Nate Crippes: Medicaid red tape increases risk to public health

(AP Photo/Rick Bowmer, File) In this June 27, 2017, photo, protesters block a street during a protest against the Republican bill in the U.S. Senate to replace President Barack Obama's health care law, in Salt Lake City. The Trump administration will allow Medicaid expansion with a work requirement in Utah, a decision that came Dec. 23, despite courts taking a dim view of the requirement in other states.

Since the beginning of this year, many Medicaid recipients have been required to climb a mountain of paperwork in order to keep their health insurance, including a rule that they must apply for 48 jobs and report each of those applications to the state.

Concerns about these work requirements for Medicaid expansion beneficiaries are not new. However, those concerns are now amplified amid the current COVID-19 pandemic. While Gov. Gary Herbert and the Utah Department of Health might not share our concerns generally, they should agree that now is not a time to ask individuals to risk their health, the health of others or their health care coverage to satisfy a requirement that is unlikely to achieve the desired result.

Also, under the Families First Coronavirus Response Act, states can receive enhanced federal matching funds. However, our state might not be eligible to receive them with the work requirement in place, forgoing federal funds to help with this crisis.

As advocates have noted over the last several months (or years), many individuals in the expansion population do not have access to the internet. These individuals have to rely on libraries and other government offices to use the internet to make the 48 job contacts they’ll need to comply.

Currently, most libraries are closed, and several counties have stay at home orders. We should not be asking these individuals to go out and find a public place to complete a work reporting requirement.

Moreover, an individual who is subject to the work requirement might get COVID-19, with symptoms or not. This person should not be going out. Like all of us, Medicaid enrollees should be practicing social distancing but, at this point, their coverage could be impacted if they limit their job search by staying home.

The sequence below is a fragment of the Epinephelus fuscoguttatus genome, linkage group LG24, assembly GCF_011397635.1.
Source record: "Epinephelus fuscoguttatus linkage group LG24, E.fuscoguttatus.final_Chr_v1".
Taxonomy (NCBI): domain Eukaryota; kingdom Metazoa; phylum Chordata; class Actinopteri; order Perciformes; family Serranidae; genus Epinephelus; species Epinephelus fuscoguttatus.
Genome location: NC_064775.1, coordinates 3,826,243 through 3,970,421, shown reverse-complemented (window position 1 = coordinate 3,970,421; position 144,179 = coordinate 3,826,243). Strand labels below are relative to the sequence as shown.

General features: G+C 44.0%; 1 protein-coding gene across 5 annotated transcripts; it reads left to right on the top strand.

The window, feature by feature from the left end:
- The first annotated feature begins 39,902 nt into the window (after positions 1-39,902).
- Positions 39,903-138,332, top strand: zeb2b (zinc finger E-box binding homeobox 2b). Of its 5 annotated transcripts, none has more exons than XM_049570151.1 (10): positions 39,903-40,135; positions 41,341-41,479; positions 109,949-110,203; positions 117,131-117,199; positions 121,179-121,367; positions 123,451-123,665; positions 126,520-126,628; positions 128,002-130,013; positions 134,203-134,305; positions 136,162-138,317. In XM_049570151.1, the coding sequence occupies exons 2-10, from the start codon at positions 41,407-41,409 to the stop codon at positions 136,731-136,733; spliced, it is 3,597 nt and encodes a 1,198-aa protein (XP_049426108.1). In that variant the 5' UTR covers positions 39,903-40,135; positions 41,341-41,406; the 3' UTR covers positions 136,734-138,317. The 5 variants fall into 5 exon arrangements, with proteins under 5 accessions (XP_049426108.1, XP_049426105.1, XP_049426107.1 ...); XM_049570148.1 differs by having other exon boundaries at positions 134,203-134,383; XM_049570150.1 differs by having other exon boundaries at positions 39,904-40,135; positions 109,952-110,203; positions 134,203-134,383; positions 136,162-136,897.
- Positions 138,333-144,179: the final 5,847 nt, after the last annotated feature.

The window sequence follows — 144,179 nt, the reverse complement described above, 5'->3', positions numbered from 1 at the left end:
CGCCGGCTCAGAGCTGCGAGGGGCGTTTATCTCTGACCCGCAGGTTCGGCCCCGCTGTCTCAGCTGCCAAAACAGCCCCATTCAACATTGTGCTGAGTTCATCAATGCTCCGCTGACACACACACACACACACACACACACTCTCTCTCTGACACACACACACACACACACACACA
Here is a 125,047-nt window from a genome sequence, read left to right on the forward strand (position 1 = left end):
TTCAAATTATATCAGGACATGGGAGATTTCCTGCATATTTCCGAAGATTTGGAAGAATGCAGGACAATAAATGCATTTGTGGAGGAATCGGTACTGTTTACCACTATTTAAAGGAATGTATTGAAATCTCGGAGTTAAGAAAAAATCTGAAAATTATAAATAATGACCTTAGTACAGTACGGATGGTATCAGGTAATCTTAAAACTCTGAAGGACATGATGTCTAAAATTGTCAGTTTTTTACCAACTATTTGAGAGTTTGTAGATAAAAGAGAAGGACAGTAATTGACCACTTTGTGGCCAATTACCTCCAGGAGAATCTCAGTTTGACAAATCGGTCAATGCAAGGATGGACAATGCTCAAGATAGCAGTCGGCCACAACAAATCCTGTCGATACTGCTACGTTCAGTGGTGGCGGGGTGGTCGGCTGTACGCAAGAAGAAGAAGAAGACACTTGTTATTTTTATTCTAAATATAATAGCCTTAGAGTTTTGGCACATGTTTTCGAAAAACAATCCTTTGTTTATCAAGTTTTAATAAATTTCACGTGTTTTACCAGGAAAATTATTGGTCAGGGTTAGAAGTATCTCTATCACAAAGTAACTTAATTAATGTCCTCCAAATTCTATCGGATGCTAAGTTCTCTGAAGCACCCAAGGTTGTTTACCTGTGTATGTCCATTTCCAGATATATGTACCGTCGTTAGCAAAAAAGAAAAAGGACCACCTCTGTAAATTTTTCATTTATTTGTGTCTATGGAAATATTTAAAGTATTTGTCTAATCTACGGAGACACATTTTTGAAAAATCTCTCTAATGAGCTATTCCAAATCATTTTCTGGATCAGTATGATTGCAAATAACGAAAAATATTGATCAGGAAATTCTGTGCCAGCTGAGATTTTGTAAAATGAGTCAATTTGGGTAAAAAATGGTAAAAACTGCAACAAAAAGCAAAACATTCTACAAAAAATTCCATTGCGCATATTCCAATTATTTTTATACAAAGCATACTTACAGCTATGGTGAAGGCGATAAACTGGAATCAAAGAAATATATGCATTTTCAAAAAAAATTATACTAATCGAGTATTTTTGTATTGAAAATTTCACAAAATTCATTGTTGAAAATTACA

Further, the department’s own estimates suggest thousands could lose coverage because of the work requirement. Even individuals who qualify for an exemption will fall through the cracks due to the barriers to proving eligibility.

Advocates have been calling attention to these potential coverage losses for years, but the danger is greatly heightened at this moment when we are facing a pandemic with no end in sight.

Public health officials suggest this could last through the summer, straining our system up to a year or longer. Individuals in the expansion population could see coverage loss as soon as May of this year.

As a state, we want people to get medical care for COVID-19 symptoms, not avoid seeking testing and treatment because of a lack of coverage.

Finally, there has been much reporting on how hard workers will be hit by this crisis, so we can only assume we will face a job shortage for the next several months. Thus, it is highly unlikely making the job contacts will actually lead to gainful employment.

There are many policy changes the state can make to improve access to care, encourage people to get covered and address this pandemic crisis head-on. Utah needs to remove paperwork barriers, eliminate all cost-sharing, allow presumptive eligibility and actively promote enrollment in public insurance programs.

At a time when elected officials are asking us to come together to support our neighbors, we ask them to do the same. We call on state officials to stop the Medicaid expansion work requirement and eliminate other coverage barriers.

At this time when we are uniting to combat the COVID-19 pandemic, every effort should be made to bring people in to the health care system. We should not be upholding bureaucratic barriers to keep them out.

Nate Crippes

Nate Crippes is an attorney with the Disability Law Center, Salt Lake City.